Does Moving to a Foreign Country Make You a Braver Person?
Updated: Apr 8
The thought of moving to a new country and starting over seems like a magical idea. In a way, it does feel like you’re starting a new life with a clean slate. You’re leaving behind your struggles and the plane ride to your new home will give you the escape that you need to forget about the things you struggled with at home. It’s a new place, a new environment, and a new me. At least, that’s what most of us think when we make our preparations to start our lives abroad.
The Diana that I was before I moved to South Korea was extremely unsure of herself. She was afraid to step out of her comfort zone and try new things. The idea of possibly failing at anything paralyzed her into never doing anything at all. She didn’t know how to start things and actually finish them and having more than one activity planned for an entire weekend was difficult and energy draining.
Beautiful flower field in Gyeongju.
To be honest, that Diana is still here. She shows up occasionally, like this weekend. I have been shut in my apartment since I came home from work on Friday night and will not be stepping out until I have to go to work on Monday morning. I used to think that was a problem, but you know what, I really needed the rest. I work with a lot of children all week long and by Friday night I am drained of energy and need some time away from people to recharge and prepare myself mentally for the following week.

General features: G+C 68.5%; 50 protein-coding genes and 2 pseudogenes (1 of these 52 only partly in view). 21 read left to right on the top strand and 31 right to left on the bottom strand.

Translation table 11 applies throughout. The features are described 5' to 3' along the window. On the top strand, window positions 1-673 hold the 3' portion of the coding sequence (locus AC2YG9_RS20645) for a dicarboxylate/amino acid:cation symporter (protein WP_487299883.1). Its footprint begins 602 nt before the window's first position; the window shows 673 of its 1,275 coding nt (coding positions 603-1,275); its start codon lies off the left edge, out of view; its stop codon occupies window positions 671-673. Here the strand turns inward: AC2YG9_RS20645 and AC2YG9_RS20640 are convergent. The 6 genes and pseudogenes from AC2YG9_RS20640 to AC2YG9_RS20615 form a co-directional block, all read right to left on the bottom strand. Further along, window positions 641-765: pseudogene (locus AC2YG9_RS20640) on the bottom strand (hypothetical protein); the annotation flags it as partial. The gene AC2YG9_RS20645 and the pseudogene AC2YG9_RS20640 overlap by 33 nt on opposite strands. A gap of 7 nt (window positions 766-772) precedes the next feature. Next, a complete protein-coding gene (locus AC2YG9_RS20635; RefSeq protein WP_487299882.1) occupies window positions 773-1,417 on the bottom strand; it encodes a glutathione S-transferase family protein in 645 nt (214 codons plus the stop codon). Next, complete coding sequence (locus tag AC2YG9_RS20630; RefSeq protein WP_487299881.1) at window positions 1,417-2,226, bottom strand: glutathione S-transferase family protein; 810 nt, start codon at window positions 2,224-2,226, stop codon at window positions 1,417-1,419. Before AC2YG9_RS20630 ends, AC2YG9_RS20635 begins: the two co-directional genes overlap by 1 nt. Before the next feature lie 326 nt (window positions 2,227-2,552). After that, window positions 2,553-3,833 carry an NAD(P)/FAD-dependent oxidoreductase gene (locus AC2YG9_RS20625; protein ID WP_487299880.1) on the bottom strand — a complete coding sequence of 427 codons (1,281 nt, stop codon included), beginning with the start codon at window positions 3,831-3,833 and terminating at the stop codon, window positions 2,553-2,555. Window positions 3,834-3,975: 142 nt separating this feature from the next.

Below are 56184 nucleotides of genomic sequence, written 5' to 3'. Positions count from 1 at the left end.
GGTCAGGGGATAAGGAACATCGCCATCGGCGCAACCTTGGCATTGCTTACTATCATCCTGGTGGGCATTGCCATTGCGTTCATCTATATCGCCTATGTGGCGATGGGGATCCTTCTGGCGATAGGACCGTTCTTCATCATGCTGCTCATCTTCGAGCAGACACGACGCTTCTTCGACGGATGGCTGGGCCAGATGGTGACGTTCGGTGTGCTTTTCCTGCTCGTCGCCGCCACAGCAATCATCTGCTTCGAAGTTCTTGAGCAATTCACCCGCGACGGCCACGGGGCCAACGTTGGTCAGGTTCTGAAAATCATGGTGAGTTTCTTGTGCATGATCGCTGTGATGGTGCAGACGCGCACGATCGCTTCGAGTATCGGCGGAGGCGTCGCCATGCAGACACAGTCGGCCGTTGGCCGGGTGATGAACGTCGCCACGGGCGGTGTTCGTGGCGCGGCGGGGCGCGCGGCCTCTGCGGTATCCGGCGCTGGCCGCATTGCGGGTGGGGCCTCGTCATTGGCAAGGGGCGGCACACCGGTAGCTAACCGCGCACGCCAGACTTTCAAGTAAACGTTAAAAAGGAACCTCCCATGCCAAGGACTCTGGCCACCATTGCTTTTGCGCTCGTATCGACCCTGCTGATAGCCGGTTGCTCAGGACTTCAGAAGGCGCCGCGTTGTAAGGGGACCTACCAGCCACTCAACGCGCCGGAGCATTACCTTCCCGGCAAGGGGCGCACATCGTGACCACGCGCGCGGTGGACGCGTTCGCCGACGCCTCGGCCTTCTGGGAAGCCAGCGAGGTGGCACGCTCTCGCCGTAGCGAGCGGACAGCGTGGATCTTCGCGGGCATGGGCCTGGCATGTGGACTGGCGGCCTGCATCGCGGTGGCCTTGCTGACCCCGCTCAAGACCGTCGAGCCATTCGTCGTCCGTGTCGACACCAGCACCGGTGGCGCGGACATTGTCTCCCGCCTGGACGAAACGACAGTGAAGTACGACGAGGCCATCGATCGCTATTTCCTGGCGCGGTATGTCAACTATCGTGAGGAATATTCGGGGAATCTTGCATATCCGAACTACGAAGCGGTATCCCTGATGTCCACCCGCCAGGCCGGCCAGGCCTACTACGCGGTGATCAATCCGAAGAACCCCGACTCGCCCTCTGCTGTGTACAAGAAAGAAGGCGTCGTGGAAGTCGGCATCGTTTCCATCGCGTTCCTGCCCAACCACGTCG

My tiny apartment here in Busan has become my new comfort zone. Living in a country where I am not fluent in the language is scary for me. I am afraid to go out and find myself in a situation where I am misunderstood. What if I need help but I cannot communicate what has happened? This thought is enough to keep me in my apartment for a week. This, I know is easy to understand. But I am afraid of the things that I shouldn’t even be afraid of, like trying to order food at a restaurant and saying something wrong. Something as simple as ordering a coffee has given me so much anxiety that for a time, I stopped going to coffee shops altogether. My fear is coming across a person who will not be patient enough to wait for me to find the right words to communicate an order. This hasn’t happened to me, and it probably won’t because the people I have encountered have been kind and patient. A few weeks ago, I managed to communicate with a cab driver through gestures and the only 3 words I knew regarding directions, and he was able to easily find my neighborhood. So, what am I so afraid of?
As for starting things that I do not finish, well, this blog has been sitting here for almost three months without an update. And before that, it had been another three months without an update. Writing has been difficult. My workweek is pretty busy and by the time the weekend rolls around I have no interest in writing, I just want to stay in my pajamas, have food delivered, and watch BTS in the Soop for the 100th time.
When I moved here, I thought that many of these habits and fears of mine would disappear because of the new environment around me, but it’s easy to fall into a new comfort zone. I used to beat myself up for being too afraid to try something new. I felt like a failure for wanting to stay in. There is so much to see and so much to explore, so why am I hiding in my apartment?